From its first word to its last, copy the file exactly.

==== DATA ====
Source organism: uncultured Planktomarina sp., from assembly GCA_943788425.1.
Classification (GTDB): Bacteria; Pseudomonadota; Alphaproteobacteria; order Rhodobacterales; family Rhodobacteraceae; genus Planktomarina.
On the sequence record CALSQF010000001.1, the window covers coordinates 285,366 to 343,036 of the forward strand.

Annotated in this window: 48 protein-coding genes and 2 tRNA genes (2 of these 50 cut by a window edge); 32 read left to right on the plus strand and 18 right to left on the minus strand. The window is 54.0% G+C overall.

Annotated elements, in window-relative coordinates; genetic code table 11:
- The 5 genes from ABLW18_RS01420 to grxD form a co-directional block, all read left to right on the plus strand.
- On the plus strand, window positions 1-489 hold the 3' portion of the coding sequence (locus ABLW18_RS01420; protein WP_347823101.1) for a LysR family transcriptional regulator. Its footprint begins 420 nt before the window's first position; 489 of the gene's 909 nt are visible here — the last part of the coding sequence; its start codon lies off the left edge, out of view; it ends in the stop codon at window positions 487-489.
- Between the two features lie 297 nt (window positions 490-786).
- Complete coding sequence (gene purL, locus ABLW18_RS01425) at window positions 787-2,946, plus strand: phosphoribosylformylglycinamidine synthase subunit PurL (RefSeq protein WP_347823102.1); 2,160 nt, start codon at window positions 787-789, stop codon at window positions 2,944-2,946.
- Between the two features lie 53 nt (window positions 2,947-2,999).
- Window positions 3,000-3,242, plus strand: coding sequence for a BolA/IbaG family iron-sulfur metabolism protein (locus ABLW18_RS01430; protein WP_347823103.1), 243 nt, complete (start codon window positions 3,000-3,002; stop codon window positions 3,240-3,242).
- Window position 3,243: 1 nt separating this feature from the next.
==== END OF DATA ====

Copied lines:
Source organism: uncultured Planktomarina sp., from assembly GCA_943788425.1.
Classification (GTDB): Bacteria; Pseudomonadota; Alphaproteobacteria; order Rhodobacterales; family Rhodobacteraceae; genus Planktomarina.
On the sequence record CALSQF010000001.1, the window covers coordinates 285,366 to 343,036 of the forward strand.

Annotated in this window: 48 protein-coding genes and 2 tRNA genes (2 of these 50 cut by a window edge); 32 read left to right on the plus strand and 18 right to left on the minus strand. The window is 54.0% G+C overall.

Annotated elements, in window-relative coordinates; genetic code table 11:
- The 5 genes from ABLW18_RS01420 to grxD form a co-directional block, all read left to right on the plus strand.
- On the plus strand, window positions 1-489 hold the 3' portion of the coding sequence (locus ABLW18_RS01420; protein WP_347823101.1) for a LysR family transcriptional regulator. Its footprint begins 420 nt before the window's first position; 489 of the gene's 909 nt are visible here — the last part of the coding sequence; its start codon lies off the left edge, out of view; it ends in the stop codon at window positions 487-489.
- Between the two features lie 297 nt (window positions 490-786).
- Complete coding sequence (gene purL, locus ABLW18_RS01425) at window positions 787-2,946, plus strand: phosphoribosylformylglycinamidine synthase subunit PurL (RefSeq protein WP_347823102.1); 2,160 nt, start codon at window positions 787-789, stop codon at window positions 2,944-2,946.
- Between the two features lie 53 nt (window positions 2,947-2,999).
- Window positions 3,000-3,242, plus strand: coding sequence for a BolA/IbaG family iron-sulfur metabolism protein (locus ABLW18_RS01430; protein WP_347823103.1), 243 nt, complete (start codon window positions 3,000-3,002; stop codon window positions 3,240-3,242).
- Window position 3,243: 1 nt separating this feature from the next.